I made a promise once. I meant it with all my shaking soul. I think it would be difficult to recount what an influence that promise has had on my life, impossible to count how many times I have read it again or remembered it, crying.
I don’t remember the date or the time of year. I remember that I was 21 or 22 and teaching a small Mennonite school in southern Virginia. It was a country foreign from my northern home, distinguished by many small churches and scarcely any bars, by an equal ratio of blacks to whites, and by people who talked with a lovely slow twist in their voices.
The Mennonite church I attended held special meetings — whether weeklong or over a weekend, I can no longer remember. Nor do I remember the name of the preacher who spoke at those meetings or what he looked like, besides that he had gray hair. I don’t even remember what he spoke about, though it holds a general association in my mind with the promise I made and with a song I learned a few years later: “Go Light Your World” by Chris Rice.
What I remember is the promise.
I sat on the padded church pew listening to the preacher, undistracted by doodling, by the gurgling baby beside me, by the dipping row of heads of the girls on the front bench. This message — this clear sweet song that drew without enchantment — was for me, and I felt that God had been preparing my heart 22 years to receive it.
When the preacher invited us at the end of his sermon to come up front and make the promise publicly — setting a post, he called it — I was the first to step out of my pew. I normally consider myself shy, but in that cut-out moment of time I didn’t care what anyone thought. I knew exactly and completely what I wanted.
I stood in the front, trembling, not with shyness but with emotion. Others, a lot of others, joined me. We prayed the promise together, the preacher reading the words aloud. Even in such deep stirrings of soul I was conscious of the audience and of myself standing in front of them. Wrapping my arms tight to my body to keep it from shaking, I tried hard to look smooth and composed, not awkward or red-faced or emotional.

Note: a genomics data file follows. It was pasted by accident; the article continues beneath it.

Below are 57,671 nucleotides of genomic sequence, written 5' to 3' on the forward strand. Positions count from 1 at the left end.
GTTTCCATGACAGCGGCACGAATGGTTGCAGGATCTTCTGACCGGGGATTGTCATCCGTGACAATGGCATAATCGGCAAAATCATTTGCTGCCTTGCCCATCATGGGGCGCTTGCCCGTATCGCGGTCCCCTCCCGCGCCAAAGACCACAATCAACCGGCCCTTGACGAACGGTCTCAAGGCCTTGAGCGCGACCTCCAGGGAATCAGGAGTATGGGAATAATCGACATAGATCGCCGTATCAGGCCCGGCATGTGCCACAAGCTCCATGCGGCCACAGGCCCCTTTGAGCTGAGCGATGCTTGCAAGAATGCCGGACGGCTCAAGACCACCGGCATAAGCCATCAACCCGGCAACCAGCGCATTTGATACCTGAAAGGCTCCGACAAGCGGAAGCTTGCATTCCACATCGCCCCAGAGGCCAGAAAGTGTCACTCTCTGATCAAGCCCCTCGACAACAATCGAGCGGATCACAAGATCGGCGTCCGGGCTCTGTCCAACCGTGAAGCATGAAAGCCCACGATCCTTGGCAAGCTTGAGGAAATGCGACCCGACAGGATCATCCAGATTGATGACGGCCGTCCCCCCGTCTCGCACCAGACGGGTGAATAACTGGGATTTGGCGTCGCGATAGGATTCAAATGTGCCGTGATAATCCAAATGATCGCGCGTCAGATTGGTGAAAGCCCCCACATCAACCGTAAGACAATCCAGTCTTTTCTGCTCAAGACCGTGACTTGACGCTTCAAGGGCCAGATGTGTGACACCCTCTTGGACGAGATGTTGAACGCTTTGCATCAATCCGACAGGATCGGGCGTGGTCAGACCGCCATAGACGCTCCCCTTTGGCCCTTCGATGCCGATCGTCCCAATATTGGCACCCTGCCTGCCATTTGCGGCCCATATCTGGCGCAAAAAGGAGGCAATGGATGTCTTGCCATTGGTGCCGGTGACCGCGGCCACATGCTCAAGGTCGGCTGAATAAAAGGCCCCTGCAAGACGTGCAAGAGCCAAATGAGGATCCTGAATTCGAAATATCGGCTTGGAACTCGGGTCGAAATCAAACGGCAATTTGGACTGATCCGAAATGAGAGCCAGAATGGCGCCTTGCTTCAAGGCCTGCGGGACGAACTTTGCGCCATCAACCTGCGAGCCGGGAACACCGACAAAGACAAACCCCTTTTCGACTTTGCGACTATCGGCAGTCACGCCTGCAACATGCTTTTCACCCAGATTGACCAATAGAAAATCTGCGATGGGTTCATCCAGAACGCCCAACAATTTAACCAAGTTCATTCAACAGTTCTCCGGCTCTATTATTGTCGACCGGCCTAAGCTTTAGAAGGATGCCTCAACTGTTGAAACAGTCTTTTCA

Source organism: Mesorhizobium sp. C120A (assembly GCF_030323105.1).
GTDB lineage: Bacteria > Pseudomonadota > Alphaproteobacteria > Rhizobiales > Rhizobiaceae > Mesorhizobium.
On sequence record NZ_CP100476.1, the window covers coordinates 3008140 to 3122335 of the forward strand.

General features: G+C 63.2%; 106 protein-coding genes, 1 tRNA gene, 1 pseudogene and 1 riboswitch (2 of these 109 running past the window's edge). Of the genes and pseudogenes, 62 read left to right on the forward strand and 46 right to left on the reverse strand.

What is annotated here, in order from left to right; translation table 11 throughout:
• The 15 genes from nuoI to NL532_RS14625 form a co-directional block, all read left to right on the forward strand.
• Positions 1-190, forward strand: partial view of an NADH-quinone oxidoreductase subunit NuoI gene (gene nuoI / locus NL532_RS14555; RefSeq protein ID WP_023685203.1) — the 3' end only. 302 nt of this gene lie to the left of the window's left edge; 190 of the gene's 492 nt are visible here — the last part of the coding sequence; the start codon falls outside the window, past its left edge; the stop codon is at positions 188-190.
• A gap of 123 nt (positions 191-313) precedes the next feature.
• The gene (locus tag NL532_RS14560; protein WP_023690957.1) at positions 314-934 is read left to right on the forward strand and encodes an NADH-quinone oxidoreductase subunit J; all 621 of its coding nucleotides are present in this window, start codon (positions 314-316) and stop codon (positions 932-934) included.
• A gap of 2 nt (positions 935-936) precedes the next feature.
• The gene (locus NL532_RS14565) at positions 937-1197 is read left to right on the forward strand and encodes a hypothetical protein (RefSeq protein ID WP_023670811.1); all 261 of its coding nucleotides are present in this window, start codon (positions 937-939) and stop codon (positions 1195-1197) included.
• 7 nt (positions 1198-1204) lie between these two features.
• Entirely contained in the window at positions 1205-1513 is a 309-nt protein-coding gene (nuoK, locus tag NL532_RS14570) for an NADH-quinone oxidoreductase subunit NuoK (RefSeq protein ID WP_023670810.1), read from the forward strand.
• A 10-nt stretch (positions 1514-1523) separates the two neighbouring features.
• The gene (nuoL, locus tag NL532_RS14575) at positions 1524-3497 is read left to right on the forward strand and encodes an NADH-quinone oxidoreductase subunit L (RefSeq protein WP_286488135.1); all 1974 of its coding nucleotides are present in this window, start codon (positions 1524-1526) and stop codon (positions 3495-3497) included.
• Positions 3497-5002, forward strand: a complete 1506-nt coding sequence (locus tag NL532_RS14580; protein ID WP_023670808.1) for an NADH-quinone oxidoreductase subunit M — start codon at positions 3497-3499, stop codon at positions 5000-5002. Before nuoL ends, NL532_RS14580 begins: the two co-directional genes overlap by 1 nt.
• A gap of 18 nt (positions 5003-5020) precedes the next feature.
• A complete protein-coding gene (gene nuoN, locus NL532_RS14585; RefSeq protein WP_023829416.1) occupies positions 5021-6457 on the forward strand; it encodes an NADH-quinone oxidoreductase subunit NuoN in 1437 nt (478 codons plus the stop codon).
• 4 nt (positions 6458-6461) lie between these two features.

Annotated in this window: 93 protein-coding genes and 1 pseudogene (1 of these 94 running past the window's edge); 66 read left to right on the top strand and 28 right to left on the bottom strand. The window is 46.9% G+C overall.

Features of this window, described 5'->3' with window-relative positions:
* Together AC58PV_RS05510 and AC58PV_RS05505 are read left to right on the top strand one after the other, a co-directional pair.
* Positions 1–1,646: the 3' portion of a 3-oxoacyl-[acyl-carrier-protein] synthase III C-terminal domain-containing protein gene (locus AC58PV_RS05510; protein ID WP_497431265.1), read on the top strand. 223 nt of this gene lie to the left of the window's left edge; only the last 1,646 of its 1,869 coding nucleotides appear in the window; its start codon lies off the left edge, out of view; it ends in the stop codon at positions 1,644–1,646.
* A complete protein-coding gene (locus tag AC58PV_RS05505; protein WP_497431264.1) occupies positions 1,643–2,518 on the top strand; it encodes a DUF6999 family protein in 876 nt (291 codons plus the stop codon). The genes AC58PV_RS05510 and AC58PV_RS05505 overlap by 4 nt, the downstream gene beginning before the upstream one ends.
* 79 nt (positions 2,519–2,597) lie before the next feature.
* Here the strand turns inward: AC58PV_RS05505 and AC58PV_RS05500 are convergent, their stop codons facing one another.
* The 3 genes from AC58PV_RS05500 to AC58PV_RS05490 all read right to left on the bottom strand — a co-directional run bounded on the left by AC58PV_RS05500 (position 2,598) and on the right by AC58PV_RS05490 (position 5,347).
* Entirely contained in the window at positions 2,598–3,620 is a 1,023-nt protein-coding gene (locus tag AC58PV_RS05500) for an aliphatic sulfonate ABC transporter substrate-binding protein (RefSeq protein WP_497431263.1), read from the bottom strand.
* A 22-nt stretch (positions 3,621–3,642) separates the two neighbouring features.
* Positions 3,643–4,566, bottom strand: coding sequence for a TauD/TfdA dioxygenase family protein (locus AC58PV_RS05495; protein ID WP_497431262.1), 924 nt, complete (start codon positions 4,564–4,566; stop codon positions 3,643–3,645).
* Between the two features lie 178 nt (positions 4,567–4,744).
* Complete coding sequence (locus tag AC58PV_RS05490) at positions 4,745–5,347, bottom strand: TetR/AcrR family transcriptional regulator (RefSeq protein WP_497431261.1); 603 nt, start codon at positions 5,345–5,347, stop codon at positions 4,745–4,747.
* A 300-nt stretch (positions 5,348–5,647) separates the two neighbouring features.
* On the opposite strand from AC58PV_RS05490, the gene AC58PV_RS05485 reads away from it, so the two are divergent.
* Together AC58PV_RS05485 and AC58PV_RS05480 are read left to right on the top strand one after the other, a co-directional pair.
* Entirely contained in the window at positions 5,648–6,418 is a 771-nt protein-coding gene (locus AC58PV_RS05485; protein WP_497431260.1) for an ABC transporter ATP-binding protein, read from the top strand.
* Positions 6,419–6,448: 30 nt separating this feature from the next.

But I was glad I had been first. Now I knew, and God knew, that I hadn’t waited for anybody, that I really meant what I said.
The prayer was an old prayer, written in old-fashioned language. But old words are beautiful words. They have been used and have depth to them.
Now, in the spring of the year, when the sleeping earth yawns, rolls out of bed and plants flowers in her hair, I read my promise again and remember.
My Dedication Prayer
Dear Lord, tonight I again dedicate myself completely unto thee. I want to know thy will and always walk in it. Lord, forgive me and cleanse me of every sin in my life. Purge me from all iniquity. Keep me pure and holy so I can serve you and you alone. I’ll go where you want me to go, dear Lord. I’ll do what you want me to do. I’ll say what you want me to say, dear Lord. I’ll be what you want me to be. Lord, fill me with thy Spirit. Guide me in every decision I must make in life. Use me, dear Lord, to witness to others and to build thy kingdom in our community.
Lucinda J. Miller lives with her called-out family in Rusk County, Wis. She is the author of Anything But Simple: My Life as a Mennonite and blogs at lucindajmiller.com.